• @vzn, I've edited my answer to clarify. The question seems to be asking about how to select the graph, i.e., which pairs of essays to ask the students to compare during the peer-grading. The first half of my answer gives a solution to that question. The second part of my answer describes how to use the results of the peer-grading to rank-order all of the essays, to help the teacher select which essays to grade. – D.W. Dec 1 '13 at 3:10

a few ideas based on your not-exactly-precise description of inputs and outputs and what is to be calculated (maybe you can revise your question with that in mind).

apparently this is basically the "hot or not" "facemash" problem that originated with the founding of Facebook (as portrayed in the movie "social network"). in the original "game", users had two pictures and chose between the more attractive female. in your system, the choice is between two essays, one of which is better.

from near-cyber-folklore apparently Elo ranking algorithms used in chess match scoring systems can be used to calculate a converging solution (in this case basically estimate the score of the essays consistent with the directed preference graph expressed), but havent yet seen a careful description/writeup of this.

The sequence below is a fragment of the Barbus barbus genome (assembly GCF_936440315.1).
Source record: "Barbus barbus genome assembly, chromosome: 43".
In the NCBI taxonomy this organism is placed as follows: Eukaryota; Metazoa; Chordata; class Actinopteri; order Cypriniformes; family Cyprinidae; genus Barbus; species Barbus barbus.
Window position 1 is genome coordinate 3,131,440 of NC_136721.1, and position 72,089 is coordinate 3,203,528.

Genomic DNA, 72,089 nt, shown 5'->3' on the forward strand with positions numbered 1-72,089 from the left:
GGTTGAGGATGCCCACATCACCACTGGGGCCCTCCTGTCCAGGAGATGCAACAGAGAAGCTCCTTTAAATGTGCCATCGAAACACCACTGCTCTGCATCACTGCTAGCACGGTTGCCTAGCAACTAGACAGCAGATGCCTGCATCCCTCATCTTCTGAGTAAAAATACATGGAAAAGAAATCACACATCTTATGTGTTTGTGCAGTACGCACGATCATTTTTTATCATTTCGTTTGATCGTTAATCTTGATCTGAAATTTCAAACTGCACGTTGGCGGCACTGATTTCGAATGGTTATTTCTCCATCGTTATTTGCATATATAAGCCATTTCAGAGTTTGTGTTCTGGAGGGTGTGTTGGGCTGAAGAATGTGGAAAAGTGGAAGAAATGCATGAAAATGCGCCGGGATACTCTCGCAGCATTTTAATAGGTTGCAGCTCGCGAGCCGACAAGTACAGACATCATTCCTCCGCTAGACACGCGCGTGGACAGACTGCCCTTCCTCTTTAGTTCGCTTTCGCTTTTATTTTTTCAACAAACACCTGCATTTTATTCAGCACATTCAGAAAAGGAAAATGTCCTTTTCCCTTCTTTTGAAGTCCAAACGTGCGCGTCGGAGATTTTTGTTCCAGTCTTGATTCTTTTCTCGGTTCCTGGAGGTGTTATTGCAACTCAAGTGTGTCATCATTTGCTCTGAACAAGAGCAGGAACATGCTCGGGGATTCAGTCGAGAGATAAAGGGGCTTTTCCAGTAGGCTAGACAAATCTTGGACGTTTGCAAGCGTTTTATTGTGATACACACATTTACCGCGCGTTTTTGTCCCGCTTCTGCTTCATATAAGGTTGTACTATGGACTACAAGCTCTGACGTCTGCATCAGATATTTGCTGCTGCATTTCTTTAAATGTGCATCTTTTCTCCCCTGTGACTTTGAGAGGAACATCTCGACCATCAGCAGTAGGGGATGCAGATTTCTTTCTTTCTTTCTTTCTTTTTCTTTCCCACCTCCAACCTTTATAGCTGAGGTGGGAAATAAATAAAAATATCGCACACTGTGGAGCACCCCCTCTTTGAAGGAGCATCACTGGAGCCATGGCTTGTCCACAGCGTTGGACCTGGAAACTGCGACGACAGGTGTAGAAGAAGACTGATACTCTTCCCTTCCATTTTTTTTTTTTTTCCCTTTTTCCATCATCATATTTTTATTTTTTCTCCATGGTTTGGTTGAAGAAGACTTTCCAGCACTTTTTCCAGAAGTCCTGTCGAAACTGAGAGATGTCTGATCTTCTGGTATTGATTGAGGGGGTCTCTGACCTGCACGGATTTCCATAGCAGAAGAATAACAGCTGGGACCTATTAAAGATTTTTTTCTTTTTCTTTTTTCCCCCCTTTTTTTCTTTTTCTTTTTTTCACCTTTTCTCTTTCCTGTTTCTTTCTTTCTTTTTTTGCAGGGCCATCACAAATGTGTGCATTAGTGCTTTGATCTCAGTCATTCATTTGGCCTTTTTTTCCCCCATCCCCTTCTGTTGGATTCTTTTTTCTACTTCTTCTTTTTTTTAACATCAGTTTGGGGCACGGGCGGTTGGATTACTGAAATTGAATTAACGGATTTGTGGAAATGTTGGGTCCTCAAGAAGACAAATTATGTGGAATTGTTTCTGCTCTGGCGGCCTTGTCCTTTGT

another option is to use Pagerank. that calculates estimated influence of a page based on the directed link graph. preferences to essays are analogous to links to a web page.

the problem also seems similar to citation analysis where scientific papers cite other papers and the influence of papers is estimated. [but note Pagerank is also a leading algorithm in this area.]

[1] why use Elo rankings for facemash algorithm? stackoverflow

[2] Elo ranking system, wikipedia

[3] Pagerank, wikipedia

[4] citation analysis, wikipedia

• sketch of how to apply Elo: the game matches are like essay comparisons. the essays have scores and the higher scoring essays should win more matches. the algorithm computes scores that are most consistent with all the matches. – vzn Dec 1 '13 at 1:35
• note the citation ideas tend to assume that all the comparisons are somewhat evenly distributed over all essays otherwise if one essay is in more comparisons it might increase its relative favorability. so part of that approach is also balancing the comparisons out, which you seem to be referring to, & is similar to the problem of attempting to distribute matches over all players... – vzn Dec 1 '13 at 1:44